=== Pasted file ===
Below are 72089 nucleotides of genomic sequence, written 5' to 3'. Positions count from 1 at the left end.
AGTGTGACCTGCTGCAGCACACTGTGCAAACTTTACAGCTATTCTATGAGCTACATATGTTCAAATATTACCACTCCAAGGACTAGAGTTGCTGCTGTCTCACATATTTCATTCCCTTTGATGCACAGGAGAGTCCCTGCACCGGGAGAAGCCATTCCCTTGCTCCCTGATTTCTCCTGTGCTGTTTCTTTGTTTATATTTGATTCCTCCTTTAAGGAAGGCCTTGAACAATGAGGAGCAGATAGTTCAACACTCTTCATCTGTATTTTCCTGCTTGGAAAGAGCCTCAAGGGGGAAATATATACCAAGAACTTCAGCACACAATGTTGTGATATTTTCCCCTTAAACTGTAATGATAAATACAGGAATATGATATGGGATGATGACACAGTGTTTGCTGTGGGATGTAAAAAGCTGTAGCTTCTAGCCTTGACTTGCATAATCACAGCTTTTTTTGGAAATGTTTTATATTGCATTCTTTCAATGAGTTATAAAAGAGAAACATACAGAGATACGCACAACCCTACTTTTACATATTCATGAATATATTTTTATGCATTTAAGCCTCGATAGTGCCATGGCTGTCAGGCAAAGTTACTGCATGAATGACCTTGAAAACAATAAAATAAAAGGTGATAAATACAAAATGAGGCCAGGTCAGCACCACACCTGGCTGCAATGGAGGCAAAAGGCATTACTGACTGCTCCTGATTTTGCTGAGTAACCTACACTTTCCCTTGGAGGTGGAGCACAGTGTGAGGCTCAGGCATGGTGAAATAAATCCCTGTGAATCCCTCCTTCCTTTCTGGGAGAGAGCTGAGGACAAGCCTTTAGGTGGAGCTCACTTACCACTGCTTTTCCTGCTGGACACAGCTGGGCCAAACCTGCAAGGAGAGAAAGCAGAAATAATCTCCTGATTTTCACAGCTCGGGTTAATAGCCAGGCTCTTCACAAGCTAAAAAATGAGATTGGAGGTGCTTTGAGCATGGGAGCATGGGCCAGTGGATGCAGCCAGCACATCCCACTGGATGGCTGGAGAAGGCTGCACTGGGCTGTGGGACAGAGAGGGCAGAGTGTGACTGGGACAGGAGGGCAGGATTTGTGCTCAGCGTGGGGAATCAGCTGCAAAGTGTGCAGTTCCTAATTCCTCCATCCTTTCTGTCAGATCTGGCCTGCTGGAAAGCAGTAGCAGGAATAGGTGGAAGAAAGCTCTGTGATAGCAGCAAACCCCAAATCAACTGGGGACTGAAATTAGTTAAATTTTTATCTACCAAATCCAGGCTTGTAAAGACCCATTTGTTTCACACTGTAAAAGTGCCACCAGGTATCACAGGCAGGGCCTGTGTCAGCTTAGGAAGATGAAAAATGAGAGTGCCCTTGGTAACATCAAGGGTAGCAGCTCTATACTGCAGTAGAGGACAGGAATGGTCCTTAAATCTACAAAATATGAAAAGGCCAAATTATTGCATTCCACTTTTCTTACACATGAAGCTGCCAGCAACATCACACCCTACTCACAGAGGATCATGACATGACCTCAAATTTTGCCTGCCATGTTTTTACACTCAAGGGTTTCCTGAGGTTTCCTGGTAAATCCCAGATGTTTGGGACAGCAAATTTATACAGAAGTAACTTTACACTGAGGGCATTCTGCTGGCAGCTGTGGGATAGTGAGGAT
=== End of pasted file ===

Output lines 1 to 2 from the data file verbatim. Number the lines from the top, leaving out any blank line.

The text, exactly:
Below are 72089 nucleotides of genomic sequence, written 5' to 3'. Positions count from 1 at the left end.
AGTGTGACCTGCTGCAGCACACTGTGCAAACTTTACAGCTATTCTATGAGCTACATATGTTCAAATATTACCACTCCAAGGACTAGAGTTGCTGCTGTCTCACATATTTCATTCCCTTTGATGCACAGGAGAGTCCCTGCACCGGGAGAAGCCATTCCCTTGCTCCCTGATTTCTCCTGTGCTGTTTCTTTGTTTATATTTGATTCCTCCTTTAAGGAAGGCCTTGAACAATGAGGAGCAGATAGTTCAACACTCTTCATCTGTATTTTCCTGCTTGGAAAGAGCCTCAAGGGGGAAATATATACCAAGAACTTCAGCACACAATGTTGTGATATTTTCCCCTTAAACTGTAATGATAAATACAGGAATATGATATGGGATGATGACACAGTGTTTGCTGTGGGATGTAAAAAGCTGTAGCTTCTAGCCTTGACTTGCATAATCACAGCTTTTTTTGGAAATGTTTTATATTGCATTCTTTCAATGAGTTATAAAAGAGAAACATACAGAGATACGCACAACCCTACTTTTACATATTCATGAATATATTTTTATGCATTTAAGCCTCGATAGTGCCATGGCTGTCAGGCAAAGTTACTGCATGAATGACCTTGAAAACAATAAAATAAAAGGTGATAAATACAAAATGAGGCCAGGTCAGCACCACACCTGGCTGCAATGGAGGCAAAAGGCATTACTGACTGCTCCTGATTTTGCTGAGTAACCTACACTTTCCCTTGGAGGTGGAGCACAGTGTGAGGCTCAGGCATGGTGAAATAAATCCCTGTGAATCCCTCCTTCCTTTCTGGGAGAGAGCTGAGGACAAGCCTTTAGGTGGAGCTCACTTACCACTGCTTTTCCTGCTGGACACAGCTGGGCCAAACCTGCAAGGAGAGAAAGCAGAAATAATCTCCTGATTTTCACAGCTCGGGTTAATAGCCAGGCTCTTCACAAGCTAAAAAATGAGATTGGAGGTGCTTTGAGCATGGGAGCATGGGCCAGTGGATGCAGCCAGCACATCCCACTGGATGGCTGGAGAAGGCTGCACTGGGCTGTGGGACAGAGAGGGCAGAGTGTGACTGGGACAGGAGGGCAGGATTTGTGCTCAGCGTGGGGAATCAGCTGCAAAGTGTGCAGTTCCTAATTCCTCCATCCTTTCTGTCAGATCTGGCCTGCTGGAAAGCAGTAGCAGGAATAGGTGGAAGAAAGCTCTGTGATAGCAGCAAACCCCAAATCAACTGGGGACTGAAATTAGTTAAATTTTTATCTACCAAATCCAGGCTTGTAAAGACCCATTTGTTTCACACTGTAAAAGTGCCACCAGGTATCACAGGCAGGGCCTGTGTCAGCTTAGGAAGATGAAAAATGAGAGTGCCCTTGGTAACATCAAGGGTAGCAGCTCTATACTGCAGTAGAGGACAGGAATGGTCCTTAAATCTACAAAATATGAAAAGGCCAAATTATTGCATTCCACTTTTCTTACACATGAAGCTGCCAGCAACATCACACCCTACTCACAGAGGATCATGACATGACCTCAAATTTTGCCTGCCATGTTTTTACACTCAAGGGTTTCCTGAGGTTTCCTGGTAAATCCCAGATGTTTGGGACAGCAAATTTATACAGAAGTAACTTTACACTGAGGGCATTCTGCTGGCAGCTGTGGGATAGTGAGGAT